While the Economy Grows, Americans Continue to Drive Less

Americans have driven fewer miles per capita every year since 2005. Image: Doug Short
Americans have driven fewer miles per capita every year since 2005. Image: Doug Short

The last time the average American drove this little, Bill Clinton was president and Seinfeld was the most-watched show in the country. Not since 1994 has per capita driving been as low as it is now, according to new data from the Federal Highway Administration compiled by economist Doug Short.

Per capita driving has been on the wane for nearly nine years and now stands at 9.3 percent below the 2005 peak:

Population adjusted driving is going down, down, down. Image: Doug Short
Population adjusted driving is going down, down, down. Graph: Doug Short

The steady decline in the driving rate means that even as population increases, total motor vehicle travel has inched upward just 0.2 percent between March 2013 and March 2014. For five years, total driving has essentially flatlined, and in the last year Americans drove 2.47 percent fewer miles than in the peak 12-month period:

Total miles driven by Americans has dropped 2.47 percent since 2007. Image: Doug Short
Total miles driven by Americans has dropped 2.47 percent since 2007. Graph: Doug Short

That pattern represents a break from the upward trajectory of the past, in which miles driven steadily grew, closely tracking economic highs and lows. For years now, total driving has continued to stagnate even as the economy has recovered from a recession, leading policy experts to conclude that we are witnessing a long-term shift toward less driving, not just cyclical variation.

Unfortunately, state departments of transportation, for the most part, are still forecasting the imminent return of rising mileage. They’ve been wrong about that for a long time now:

Graph: SSTI

And that means we’re spending billions to build more roads and highways while Americans are driving less.

Filed Under: VMT

32 thoughts on While the Economy Grows, Americans Continue to Drive Less

  1. While I’m happy that the number of miles driven is not going up, I still wonder at any graph, chart or statistic that claims that we are out of a recession. Employment numbers are still terrible, with thousands having dropped out of the workforce and never re-entering. Surely the employment rates, taking into account the shrinking workforce and growing rates of underemployment, are a better metric? It explains why fewer people are driving: they don’t have jobs to go to, and even if they do, they can’t afford cars or the gas to power them, even if the recession is technically over. Is it better for the environment if you stay at home e-mailing out resumes all day? Probably, but I have trouble calling that good news.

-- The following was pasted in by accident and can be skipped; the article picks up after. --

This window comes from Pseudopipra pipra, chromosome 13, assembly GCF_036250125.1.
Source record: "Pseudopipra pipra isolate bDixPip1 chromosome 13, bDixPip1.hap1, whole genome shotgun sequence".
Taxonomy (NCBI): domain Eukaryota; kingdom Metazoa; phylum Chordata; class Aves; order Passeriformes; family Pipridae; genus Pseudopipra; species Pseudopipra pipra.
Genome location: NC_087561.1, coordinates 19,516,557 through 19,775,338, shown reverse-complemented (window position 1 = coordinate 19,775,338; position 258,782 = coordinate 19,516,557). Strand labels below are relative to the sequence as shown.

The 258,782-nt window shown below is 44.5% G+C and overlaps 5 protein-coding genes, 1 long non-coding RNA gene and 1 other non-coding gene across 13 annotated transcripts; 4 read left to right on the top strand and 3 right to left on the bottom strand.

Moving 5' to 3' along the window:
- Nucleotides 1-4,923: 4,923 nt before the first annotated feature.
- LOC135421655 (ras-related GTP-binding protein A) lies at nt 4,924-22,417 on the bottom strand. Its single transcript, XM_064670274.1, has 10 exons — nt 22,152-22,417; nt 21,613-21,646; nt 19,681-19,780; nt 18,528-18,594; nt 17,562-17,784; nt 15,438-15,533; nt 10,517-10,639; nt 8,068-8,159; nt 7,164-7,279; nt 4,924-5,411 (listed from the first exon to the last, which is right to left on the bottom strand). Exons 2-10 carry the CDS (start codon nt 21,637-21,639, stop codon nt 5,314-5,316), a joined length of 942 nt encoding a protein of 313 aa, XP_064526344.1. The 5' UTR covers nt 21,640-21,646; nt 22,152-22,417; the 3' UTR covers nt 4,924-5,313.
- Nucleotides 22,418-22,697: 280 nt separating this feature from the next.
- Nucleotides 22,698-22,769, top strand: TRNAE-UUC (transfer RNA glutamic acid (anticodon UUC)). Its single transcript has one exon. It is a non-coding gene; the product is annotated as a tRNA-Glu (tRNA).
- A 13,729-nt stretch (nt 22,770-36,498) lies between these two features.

Not that I’m bitter or anything.

  2. The definition of “out of a recession” is that GDP is growing, not that things have returned to some previous peak. Nothing guarantees endless economic growth.

  3. ^this. Recession has a very specific definition to economists, that being 2 consecutive quarters of shrinking real GDP. Nothing to do with employment or CPI or consumer confidence or any other indicators.

  4. I wish the first two graphs were done in a more legible manner. It’s not clear what the Y axis is supposed to represent. Instead, I’d simply make the Y-axis Vkm / million people, which should show the same thing, but it would be much easier to understand than a “population adjusted growth rate”.

  5. Is much of this simply a matter of demographics? Much of the increase in per capita VMT up to about 2000 can be explained by increased female labor force participation rates, http://www.dol.gov/wb/stats/facts_over_time.htm#labor, and women catching up to men in drivers’ license rates. https://www.fhwa.dot.gov/policyinformation/pubs/hf/pl11028/chapter4.cfm. As the huge Baby Boom cohort exits the workforce, we’d expect per capita driving to decrease.
    More women working = more driving; more old people = less driving.

  6. Shale bubble is popping. Hard to say if the effects will show up this summer, fall, or next winter, but the decline rate for these kinds of wells is steep, so probably sooner rather than later.


    US VMT per capita peaked in 2004, well before the recession, at 10,126 miles per person. (Slightly different date than the graphs above because D Short uses the 16 and over demographic, not total US pop.) Last year US VMT per capita was 9403. I bet for 2014 it will drop to 9300, and 2015 will be well under 9000.

    Interestingly, California, the supposed poster child of US driving, had a VMT in 2011 (latest date available) of 8621 per capita. Californians also used only 1.01 gallons of gasoline per capita per day in 2013 compared to the US average of 1.10 gallons per capita per day.

  7. Anyone know what are the percents lining the y-axis in the first two graphs? Yes, I see it’s set to zero for Jan. 1971, but I can’t figure out what the percents after that refer to.

  8. Although the economy is growing, the middle and lower classes are the throes of what may someday be termed a depression. That plus the demographic factors mentioned above, and maybe the Internet reducing the need or inclination to travel, probably mostly explains why driving is down.